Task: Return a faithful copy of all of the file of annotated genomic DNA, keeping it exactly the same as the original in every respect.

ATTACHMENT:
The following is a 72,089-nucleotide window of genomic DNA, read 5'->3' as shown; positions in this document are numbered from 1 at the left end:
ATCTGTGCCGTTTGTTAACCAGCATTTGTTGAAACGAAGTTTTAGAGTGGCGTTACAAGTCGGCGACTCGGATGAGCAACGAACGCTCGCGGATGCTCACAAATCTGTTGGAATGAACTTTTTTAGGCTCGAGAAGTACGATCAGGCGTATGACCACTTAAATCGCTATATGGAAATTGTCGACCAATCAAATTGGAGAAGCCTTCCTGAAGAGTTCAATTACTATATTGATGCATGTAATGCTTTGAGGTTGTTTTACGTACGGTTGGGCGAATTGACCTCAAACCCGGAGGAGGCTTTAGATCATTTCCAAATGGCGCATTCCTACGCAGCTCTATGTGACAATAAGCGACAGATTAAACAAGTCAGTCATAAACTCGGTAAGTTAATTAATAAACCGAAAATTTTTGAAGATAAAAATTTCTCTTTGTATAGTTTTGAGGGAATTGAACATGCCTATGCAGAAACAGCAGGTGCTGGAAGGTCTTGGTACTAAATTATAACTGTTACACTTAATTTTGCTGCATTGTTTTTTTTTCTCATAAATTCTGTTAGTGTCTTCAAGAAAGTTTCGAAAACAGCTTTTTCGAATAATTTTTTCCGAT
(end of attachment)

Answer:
The following is a 72,089-nucleotide window of genomic DNA, read 5'->3' as shown; positions in this document are numbered from 1 at the left end:
ATCTGTGCCGTTTGTTAACCAGCATTTGTTGAAACGAAGTTTTAGAGTGGCGTTACAAGTCGGCGACTCGGATGAGCAACGAACGCTCGCGGATGCTCACAAATCTGTTGGAATGAACTTTTTTAGGCTCGAGAAGTACGATCAGGCGTATGACCACTTAAATCGCTATATGGAAATTGTCGACCAATCAAATTGGAGAAGCCTTCCTGAAGAGTTCAATTACTATATTGATGCATGTAATGCTTTGAGGTTGTTTTACGTACGGTTGGGCGAATTGACCTCAAACCCGGAGGAGGCTTTAGATCATTTCCAAATGGCGCATTCCTACGCAGCTCTATGTGACAATAAGCGACAGATTAAACAAGTCAGTCATAAACTCGGTAAGTTAATTAATAAACCGAAAATTTTTGAAGATAAAAATTTCTCTTTGTATAGTTTTGAGGGAATTGAACATGCCTATGCAGAAACAGCAGGTGCTGGAAGGTCTTGGTACTAAATTATAACTGTTACACTTAATTTTGCTGCATTGTTTTTTTTTCTCATAAATTCTGTTAGTGTCTTCAAGAAAGTTTCGAAAACAGCTTTTTCGAATAATTTTTTCCGAT